My mind is, in profiting and pleasing every man, to hurt or displease no man, intending none other purpose, but that youth might be stirred to labour, honest pastime, and virtue, and as much as lieth in me, plucked from idleness, unthrifty games, and vice: which thing I have laboured only in this book, showing how fit shooting is for all kinds of men; how honest a pastime for the mind; how wholesome an exercise for the body; not vile for great men to use, not costly for poor men to sustain, not lurking in holes and corners for ill men at their pleasure to misuse it, but abiding in the open sight and face of the world, for good men, if it fault, by their wisdom to correct it.
And here I would desire all gentlemen and yeomen to use this pastime in such a mean, that the outrageousness of great gaming should not hurt the honesty of shooting, which, of his own nature, is always joined with honesty; ġet for men's faults oftentimes blamed unworthily, as all good things have been, and evermore shall be.
If any man would blame me, either for taking such a matter in hand, or else for writing it in the English tongue, this answer I may make him, that when the best of the realm think it honest for them to use, I, one of the meanest sort, ought not to suppose it vile for me to write ; and though tó have written it in another tongue, had been both more profitable for my study, and also more * honest for my name,
Honest is here used for honourable.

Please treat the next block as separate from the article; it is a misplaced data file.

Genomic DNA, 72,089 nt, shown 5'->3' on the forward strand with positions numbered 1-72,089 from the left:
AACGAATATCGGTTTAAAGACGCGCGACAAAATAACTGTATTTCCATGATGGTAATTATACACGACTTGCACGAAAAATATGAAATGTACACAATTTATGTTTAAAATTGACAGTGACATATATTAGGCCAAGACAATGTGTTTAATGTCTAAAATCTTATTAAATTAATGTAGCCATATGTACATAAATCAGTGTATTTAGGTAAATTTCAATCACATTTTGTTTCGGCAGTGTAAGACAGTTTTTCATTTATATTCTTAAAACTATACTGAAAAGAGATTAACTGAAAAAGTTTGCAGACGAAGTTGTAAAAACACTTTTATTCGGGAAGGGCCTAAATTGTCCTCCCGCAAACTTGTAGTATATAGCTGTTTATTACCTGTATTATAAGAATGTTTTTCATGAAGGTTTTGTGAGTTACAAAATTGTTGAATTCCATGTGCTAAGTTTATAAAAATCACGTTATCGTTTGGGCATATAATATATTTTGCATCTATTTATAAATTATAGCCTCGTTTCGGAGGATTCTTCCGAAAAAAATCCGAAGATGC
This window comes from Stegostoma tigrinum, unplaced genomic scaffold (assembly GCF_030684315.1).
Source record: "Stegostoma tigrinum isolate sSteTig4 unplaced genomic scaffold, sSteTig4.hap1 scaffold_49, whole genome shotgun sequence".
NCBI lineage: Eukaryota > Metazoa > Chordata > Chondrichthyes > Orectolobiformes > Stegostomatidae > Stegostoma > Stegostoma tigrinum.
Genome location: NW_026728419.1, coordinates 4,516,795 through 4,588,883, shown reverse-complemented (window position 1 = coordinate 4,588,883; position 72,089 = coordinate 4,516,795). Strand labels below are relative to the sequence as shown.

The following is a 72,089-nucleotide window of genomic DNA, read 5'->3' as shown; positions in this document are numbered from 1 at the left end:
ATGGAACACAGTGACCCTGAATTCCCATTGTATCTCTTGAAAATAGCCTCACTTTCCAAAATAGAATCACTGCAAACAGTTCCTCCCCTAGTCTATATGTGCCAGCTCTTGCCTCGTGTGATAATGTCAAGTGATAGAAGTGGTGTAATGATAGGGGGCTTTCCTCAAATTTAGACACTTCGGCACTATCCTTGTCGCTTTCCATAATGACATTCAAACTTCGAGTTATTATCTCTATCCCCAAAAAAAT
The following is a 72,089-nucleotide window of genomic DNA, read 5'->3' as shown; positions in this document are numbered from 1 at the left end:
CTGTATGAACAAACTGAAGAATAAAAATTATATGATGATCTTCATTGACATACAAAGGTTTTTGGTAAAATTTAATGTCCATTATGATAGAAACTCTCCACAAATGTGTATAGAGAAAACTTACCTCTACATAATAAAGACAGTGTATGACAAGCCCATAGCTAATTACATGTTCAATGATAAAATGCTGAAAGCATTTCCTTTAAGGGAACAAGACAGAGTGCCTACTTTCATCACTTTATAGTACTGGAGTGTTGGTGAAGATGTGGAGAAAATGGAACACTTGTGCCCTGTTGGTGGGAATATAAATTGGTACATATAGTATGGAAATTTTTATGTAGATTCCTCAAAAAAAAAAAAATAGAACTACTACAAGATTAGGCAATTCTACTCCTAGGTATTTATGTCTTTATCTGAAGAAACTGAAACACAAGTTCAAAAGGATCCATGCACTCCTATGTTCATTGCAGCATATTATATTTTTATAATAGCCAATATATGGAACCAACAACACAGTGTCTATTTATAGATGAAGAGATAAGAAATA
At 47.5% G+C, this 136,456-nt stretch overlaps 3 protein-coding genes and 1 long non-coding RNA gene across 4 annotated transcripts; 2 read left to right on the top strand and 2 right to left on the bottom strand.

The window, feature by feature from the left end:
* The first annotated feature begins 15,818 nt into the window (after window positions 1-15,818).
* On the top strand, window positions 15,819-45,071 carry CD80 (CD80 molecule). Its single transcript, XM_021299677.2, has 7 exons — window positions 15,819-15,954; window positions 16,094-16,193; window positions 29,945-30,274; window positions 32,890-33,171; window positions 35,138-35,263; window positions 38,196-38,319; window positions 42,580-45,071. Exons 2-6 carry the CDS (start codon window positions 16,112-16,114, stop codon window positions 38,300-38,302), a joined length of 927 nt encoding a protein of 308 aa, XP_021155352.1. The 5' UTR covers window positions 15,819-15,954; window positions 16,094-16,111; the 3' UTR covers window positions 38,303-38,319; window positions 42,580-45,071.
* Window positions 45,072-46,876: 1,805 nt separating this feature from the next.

yet I can think my labour well bestowed, if with a little hinderance of my profit and name, may come any furtherance to the pleasure or commodity of the gentlemen and yeomen of England, for whose sake I took this matter in hand. And as for the Latin or Greek tongue, every thing is so excellently done in them, that none can do better: in the English tongue, contrary, every thing in a manner so meanly both for the matter and handling, that no man can do worse. For therein the least learned, for the most part, have been always most ready to write. And they which had least hope in 'Latin, have been most bold in English: when surely every man that is most ready to talk, is not most able to write. He that will write well in any tongue, must follow this counsel of Aristotle, to speak as the common people do, to think as wise men do: as so should every man understand him, and the judgement of wise men allow him. Many English writers have not done so, but using strange words, as Latin, French, and Italian, do make all things dark and hard. Once I communed with a man which reasoned the English tongue to be enriched and increased thereby, saying, “ Who will not praise that feast where a man shall drink at a dinner both wine, ale, and beer?” Truly (quoth I) they be all good, every one taken by himself alone, but if you put malmsey and sack, red wine and white, ale and beer, and all in one pot, you shall make a drink not easy to be known, nor yet wholesome for the body.” Cicero, in following Isocrates, Plato, and Demosthenes, increased the Latin tongue after another sort. This way, because divers men that write do not know, they can neither follow it, because of their ignorance, nor yet will praise it for over-arrogancy, two faults, seldom the one out of the other's company. English writers, by diversity of time, have taken divers matters in hand. In our fathers' time nothing was read but books of feigned chivalry, wherein a man by reading should be led to none other end, but only to manslaughter and bawdry. If any man suppose they were good enough to pass the time withal, he is deceived. For surely vain words do work no small thing in vain, ignorant, and young minds, especially if they be given any thing thereunto of their own nature. These books (as I have heard say) were made the most part in abbeys and monasteries,-a very likely and fit fruit of such an idle and blind kind of living. In our time now, when every man is given to know, much rather than to live